On the 14th of September the Sexey’s School drama students went to The Fortune Theatre, London and saw the performance of ‘The Woman in Black’. The play was riveting to watch and made the audience scream on more than one occasion; it developed a great sense of tension and created a high level of anxiety in the audience. The plot of the play explored the horror of drama to its bitter ends and combined the power and intensity of live theatre with some of the best effects from cinematic horror shows. Although it was performed by the majority of only two men, Michael Mears and Orlando Wells, it was easy to follow character changes and the swapping between different roles.
The props and the general atmosphere that was created gave the stage and set a character of its own as the story reached its climax. The colours of the stage were dismal and gloomy and really helped to ‘set the scene’ and added to the atmosphere. Although there were not many stage props and they were quite basic, they were extremely effective; such as the wicker basket which was used to store paper files and a blanket.
Props and how the characters used space made it easy to recognise the character’s emotions and see which character had what status; such as the use of a hat could give a higher status. Space on stage was used to a good advantage considering there wasn’t much of it and the actors awareness of that space really showed. The actors used the stage with familiarity and confidence and this enhanced the production greatly because it gave the audience great security. An example of this would be right at the beginning when Mr. Kipps trips over some metal buckets when he is walking backwards.
The actors wore authentic late Victorian dress and costumes changed to suit changing characters with an open use of clothes rail. The Actor wore a slim brown tie, a pinstriped suit, a white shirt with a waistcoat and the colours of these garments were in dark colours. The older man, Mr Kipps, became different characters by changing his costumes such as wearing different coats and hats, change from black suit, adding a scarf, wearing a brown trench coat and swapping a black hat from a brown hat. The costumes gave a good effect because they were all in dull, dismal colors and really complemented the sets period; they also added a sense of maturity to the characters.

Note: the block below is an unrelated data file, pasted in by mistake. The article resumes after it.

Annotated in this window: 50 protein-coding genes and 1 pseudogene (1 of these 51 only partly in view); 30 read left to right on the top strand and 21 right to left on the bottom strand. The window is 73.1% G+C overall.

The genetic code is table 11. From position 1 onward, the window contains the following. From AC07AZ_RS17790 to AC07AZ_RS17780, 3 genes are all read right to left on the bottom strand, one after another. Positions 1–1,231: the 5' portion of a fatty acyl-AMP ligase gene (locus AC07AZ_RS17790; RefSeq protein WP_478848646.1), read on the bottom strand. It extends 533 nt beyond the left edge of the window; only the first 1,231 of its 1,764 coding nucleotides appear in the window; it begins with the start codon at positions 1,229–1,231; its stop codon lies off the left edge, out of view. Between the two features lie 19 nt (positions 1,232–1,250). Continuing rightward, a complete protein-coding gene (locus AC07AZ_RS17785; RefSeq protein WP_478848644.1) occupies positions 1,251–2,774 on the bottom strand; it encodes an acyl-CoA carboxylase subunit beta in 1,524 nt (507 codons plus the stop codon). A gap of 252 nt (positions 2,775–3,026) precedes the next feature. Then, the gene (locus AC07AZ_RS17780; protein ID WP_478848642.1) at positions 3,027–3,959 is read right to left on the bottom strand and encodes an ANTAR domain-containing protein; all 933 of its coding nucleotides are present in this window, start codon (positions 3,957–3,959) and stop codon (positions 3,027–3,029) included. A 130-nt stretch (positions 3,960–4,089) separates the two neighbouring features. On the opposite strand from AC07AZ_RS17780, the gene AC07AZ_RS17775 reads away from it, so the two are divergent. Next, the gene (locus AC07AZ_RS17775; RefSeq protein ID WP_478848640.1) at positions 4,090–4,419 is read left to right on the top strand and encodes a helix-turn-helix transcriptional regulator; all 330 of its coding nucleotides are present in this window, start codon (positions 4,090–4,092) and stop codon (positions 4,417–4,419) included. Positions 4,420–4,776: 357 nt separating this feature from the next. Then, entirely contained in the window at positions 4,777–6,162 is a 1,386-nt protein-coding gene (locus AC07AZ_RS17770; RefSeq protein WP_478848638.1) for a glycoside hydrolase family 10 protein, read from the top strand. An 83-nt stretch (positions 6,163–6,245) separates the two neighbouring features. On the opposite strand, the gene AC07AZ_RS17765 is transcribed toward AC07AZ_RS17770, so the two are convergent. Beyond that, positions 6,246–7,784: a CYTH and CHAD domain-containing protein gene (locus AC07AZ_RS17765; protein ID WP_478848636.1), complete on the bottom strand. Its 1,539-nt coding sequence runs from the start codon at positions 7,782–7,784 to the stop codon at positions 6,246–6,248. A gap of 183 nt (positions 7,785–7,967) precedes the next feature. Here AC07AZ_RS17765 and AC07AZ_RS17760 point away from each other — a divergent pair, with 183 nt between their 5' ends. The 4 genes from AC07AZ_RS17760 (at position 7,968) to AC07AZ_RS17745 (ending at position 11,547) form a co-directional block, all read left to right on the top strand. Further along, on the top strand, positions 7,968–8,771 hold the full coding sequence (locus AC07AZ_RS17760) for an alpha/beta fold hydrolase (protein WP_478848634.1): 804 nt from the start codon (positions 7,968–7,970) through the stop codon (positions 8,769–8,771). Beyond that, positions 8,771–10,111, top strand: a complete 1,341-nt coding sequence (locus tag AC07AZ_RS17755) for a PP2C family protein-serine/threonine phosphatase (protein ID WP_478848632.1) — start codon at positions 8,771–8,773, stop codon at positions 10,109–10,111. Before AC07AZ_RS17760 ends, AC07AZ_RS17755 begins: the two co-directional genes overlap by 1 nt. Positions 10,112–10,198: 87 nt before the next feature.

The stage was split into two by a gauze which stretched from one side to the other when it was lit from front it became opaque and when it was lit from behind it became transparent. This meant that the gauze concealed the bedroom/nursery behind unopenable/locked door. The gauze also allowed the opportunity for backstage crew to change the set for example the nursery tidy to untidy in matter of minutes. The gauze added scare to the audience because it could flash between visible/concealment in moments. The gauze had a ghostly effect and was a spooky grey. It blended into the rest of the stage really well and was a good idea because it looked effective as a back drop but also hid the ‘second room’.
Behind the gauze there were steps, which were made to look like stairs on a house. This was an imaginative feature because there was no top floor but gave the effect that there was. The stage and props were very realistic and believable, which increased the horror and fear. On the CSL there was a door which was used to create suspense because you did not know what was behind it or what would come through it; the actors were really able to use it effectively. For instance when Mr. Kipps hears noises behind the door, he decides to go and see what it is and slowly creeps up to the door and suddenly it quickly swings open and causes the audience to jump.
The cast showed a range of acting skills such as body language, facial epression and use of voice. The acting was believeable which made a clever story that was full of surprises and suspense, become real. The acting was very naturalistic. The majority of the play was acted by only two men and this meant they had to multi-role. This required experienced dramatic technique. Use of voice was played with and each character had a significantly different accent or way in which they spoke. The actors managed to define and exaggerate these differences so that characters each had their own identity in voice as well as how they looked. An example would be when Mr. Kipps does not understand how his acting is not very interesting, but when he gets given some reading glasses he really gets into his character and the acting of being a different person. Facial expressions helped back up the lines and acting.
The Actors voice is fast, nervous, panicky, high pitched which influences audience to be scared. His facial gestures show fear through wide eyes and mouth open an example of this would be when looking into the mist with confused eyes. His facial expressions also make the audience feel sorry for him when he is in the house through his silent nerves as his face stretches and frowns. The acting is naturalistic but also uses a sense of imagination an example of this would be when he pretended there was a dog in the marsh scene; he did this by bending down with his arms open.